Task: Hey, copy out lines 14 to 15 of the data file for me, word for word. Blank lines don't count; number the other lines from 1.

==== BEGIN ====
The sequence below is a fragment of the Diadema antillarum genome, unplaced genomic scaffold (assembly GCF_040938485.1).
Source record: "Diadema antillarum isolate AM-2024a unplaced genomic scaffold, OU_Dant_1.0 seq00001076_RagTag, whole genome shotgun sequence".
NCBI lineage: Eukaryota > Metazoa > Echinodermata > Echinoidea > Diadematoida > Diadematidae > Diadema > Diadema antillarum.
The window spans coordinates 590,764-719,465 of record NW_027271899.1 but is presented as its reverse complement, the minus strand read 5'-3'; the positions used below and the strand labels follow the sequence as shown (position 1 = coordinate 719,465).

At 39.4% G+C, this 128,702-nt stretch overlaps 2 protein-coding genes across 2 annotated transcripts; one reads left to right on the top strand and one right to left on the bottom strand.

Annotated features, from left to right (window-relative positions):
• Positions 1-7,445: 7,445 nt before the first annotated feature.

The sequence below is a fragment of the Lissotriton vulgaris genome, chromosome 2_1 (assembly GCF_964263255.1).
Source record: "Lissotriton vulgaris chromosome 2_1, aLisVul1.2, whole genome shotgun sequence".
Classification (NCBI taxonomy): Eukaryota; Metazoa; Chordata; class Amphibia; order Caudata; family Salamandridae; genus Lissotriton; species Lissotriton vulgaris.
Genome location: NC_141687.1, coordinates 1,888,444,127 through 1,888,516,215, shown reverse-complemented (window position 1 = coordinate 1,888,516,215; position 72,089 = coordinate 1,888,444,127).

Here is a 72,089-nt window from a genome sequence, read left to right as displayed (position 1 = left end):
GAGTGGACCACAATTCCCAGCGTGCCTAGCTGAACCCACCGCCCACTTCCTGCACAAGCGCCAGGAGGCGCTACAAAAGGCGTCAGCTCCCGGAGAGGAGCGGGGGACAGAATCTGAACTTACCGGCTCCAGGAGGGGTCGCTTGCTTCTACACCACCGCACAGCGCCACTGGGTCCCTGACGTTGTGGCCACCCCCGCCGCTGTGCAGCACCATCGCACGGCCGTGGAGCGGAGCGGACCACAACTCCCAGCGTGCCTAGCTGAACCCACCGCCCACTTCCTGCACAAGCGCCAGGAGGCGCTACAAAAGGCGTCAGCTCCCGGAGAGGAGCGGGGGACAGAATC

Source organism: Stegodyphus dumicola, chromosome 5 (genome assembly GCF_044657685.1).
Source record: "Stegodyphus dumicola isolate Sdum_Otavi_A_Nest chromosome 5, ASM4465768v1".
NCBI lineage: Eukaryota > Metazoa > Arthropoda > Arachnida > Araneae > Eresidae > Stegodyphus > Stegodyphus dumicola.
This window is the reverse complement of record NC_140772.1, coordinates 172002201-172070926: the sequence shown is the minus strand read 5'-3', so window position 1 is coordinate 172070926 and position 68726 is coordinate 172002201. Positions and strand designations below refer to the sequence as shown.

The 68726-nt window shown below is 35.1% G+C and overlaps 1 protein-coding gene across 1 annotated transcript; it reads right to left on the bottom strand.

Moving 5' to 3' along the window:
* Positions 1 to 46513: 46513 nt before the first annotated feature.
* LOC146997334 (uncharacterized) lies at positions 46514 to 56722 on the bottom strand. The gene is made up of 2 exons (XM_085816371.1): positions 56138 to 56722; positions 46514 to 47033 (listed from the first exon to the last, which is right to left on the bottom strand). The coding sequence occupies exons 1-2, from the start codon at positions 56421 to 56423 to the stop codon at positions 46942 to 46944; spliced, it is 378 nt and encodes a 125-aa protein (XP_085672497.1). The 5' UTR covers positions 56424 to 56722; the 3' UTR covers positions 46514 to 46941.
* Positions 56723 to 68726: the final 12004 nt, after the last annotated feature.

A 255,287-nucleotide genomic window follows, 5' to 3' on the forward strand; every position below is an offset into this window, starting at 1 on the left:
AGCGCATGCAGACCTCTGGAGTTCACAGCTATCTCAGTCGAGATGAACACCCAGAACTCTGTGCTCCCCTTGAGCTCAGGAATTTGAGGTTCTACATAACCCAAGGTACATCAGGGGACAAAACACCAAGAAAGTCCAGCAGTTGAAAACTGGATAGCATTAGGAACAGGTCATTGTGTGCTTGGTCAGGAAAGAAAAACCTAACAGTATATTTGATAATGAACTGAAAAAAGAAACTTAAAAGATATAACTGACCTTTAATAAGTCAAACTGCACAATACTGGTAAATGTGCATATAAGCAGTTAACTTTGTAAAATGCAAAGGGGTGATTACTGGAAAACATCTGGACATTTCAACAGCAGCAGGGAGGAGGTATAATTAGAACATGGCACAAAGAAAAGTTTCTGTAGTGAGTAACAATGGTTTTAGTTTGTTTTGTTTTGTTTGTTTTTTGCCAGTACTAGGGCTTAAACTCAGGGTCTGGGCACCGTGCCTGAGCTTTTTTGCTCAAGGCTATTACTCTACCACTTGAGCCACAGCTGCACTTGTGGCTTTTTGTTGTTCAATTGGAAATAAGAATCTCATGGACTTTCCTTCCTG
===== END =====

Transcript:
Source organism: Stegodyphus dumicola, chromosome 5 (genome assembly GCF_044657685.1).
Source record: "Stegodyphus dumicola isolate Sdum_Otavi_A_Nest chromosome 5, ASM4465768v1".